We stayed at Rose Valley RV Ranch in Silver City. We really liked this very rustic park at 5900′ elevation as well as the surrounding area near Silver City. We were located near the back in site #61 so we had wide open views of the surrounding mountains and trails behind us. There was a historic cemetery next door where Billy the Kid’s mother is buried.
The historic downtown area of Silver City has a lot of history and was a bit more upscale than what we found in Elephant Butte or Truth or Consequences. Western New Mexico University has a big campus here and no doubt contributes to helping the town thrive. The town has a artistic and eclectic vibe with lots of art workshops with over 20 galleries, boutiques, gift shops, restaurants, etc. We really enjoyed strolling these historic streets, seeing the sites, and sampling all the espresso shops!
Silver City is known as the Gateway to the Continental Divide Trail and has many different trail heads right thru the heart of the town. Just off the main street was the Silver City Museum which is in a beautifully restored 1881 3-story home of town pioneers. As with most of the small and ghost towns in NM, many Apache tribes roamed freely in the area until the silver boom in 1800’s saw a huge amount of miners arriving. The Apache would attack and kill the miners. The army sent soldiers and set up forts to help protect the miners and settlers. Billy The Kid, as a boy along with his family, were among the settlers trying to find their fortune. Butch Cassidy and his ‘Wild Bunch’ also visited the area saloons often. Fort Bayard was built close by in 1866 near the Apache Trail and equipped the famous Army “Buffalo Soldiers”. Later the fort was converted into a tuberculosis hospital. Also, it has one of NM national cemeteries with headstones so old they had only name and infantry division.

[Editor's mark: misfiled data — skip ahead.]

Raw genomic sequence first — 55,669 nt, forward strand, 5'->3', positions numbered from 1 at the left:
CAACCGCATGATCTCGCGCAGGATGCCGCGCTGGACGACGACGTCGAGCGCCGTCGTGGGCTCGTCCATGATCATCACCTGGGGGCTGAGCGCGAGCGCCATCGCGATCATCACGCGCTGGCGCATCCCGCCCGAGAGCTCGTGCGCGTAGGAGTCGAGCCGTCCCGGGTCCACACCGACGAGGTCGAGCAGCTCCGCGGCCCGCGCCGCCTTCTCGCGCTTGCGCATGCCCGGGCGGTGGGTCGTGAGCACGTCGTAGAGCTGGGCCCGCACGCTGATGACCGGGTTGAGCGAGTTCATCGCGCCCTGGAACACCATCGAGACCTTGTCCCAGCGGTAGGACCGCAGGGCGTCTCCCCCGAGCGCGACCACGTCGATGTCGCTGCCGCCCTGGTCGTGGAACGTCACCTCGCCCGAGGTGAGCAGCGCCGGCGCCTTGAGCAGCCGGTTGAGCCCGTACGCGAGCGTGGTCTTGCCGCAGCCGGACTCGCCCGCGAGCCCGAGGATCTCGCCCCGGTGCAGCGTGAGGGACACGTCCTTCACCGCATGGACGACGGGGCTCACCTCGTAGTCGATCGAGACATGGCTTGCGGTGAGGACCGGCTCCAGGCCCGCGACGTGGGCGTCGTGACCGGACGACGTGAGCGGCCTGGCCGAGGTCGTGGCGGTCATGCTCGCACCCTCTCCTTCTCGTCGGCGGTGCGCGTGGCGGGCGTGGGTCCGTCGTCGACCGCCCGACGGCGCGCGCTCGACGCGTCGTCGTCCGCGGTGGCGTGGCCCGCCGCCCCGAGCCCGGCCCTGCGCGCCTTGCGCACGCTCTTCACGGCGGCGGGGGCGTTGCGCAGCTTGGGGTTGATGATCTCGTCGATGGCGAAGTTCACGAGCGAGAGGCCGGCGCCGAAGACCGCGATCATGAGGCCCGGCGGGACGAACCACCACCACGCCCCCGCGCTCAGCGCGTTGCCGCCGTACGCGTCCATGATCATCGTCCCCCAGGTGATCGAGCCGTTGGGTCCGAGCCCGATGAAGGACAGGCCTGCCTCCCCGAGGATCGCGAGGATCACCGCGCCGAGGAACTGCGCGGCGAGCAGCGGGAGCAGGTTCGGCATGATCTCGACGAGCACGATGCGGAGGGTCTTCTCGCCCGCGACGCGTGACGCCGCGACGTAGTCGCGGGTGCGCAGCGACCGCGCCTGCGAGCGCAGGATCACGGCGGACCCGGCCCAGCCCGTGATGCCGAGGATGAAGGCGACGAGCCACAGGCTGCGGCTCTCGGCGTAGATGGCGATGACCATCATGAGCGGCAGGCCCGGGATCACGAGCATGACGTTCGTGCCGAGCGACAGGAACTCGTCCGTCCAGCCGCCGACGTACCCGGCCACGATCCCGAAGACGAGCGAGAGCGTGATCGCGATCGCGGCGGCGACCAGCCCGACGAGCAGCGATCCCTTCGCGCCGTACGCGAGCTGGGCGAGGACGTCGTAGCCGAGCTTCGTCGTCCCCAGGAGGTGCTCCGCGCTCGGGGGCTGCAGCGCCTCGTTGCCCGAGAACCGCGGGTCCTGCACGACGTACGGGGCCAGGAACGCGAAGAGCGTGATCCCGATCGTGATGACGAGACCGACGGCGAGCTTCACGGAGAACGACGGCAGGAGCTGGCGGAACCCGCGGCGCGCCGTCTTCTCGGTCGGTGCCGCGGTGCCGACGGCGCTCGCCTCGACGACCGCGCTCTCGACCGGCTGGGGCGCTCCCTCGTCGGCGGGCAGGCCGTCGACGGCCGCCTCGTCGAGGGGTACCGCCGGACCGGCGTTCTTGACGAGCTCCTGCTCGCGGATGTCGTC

In Silver City they have the Mimbres River flowing in a large cavern running thru the heart of town. Apparently, as the town was thriving with the silver boom the surrounding mountains were stripped of lumber to build all the saloons, stores, bank, courthouse, homes, churches, etc. When the rainy season came in 1895 there was no vegetation left to hold back the flood waters. A great wall of water rushed thru the middle of town, down Main Street, leaving a lot of destruction and a 55 foot ditch. The town still has the original high sidewalks created from the frequent flooding, the ditch grew bigger over time with more floods, and the loss of Main Street became known as ‘The Big Ditch’. It is now a revitalized trail with parks and picnic areas.
When driving into the area there is no missing a massive working mine, the Chino Copper Mine east of Silver City. Spanish arrived in early 1800 and created the oldest active mine in the southwest today, the Chino Mine. The Spanish had to abandon the mines because of Apache attacks but it was later reopened in the late 1800’s. When we were trying to get a glimpse of the mine from the road, the mine is so massive that the giant sized earth movers and transport trucks looked like ants in the distance! Another landmark above the mine is a rock formation called the ‘Kneeling Nun’. It is said that the rock was actually once a nun in love with a Spanish soldier and turned to stone as she knelt to pray.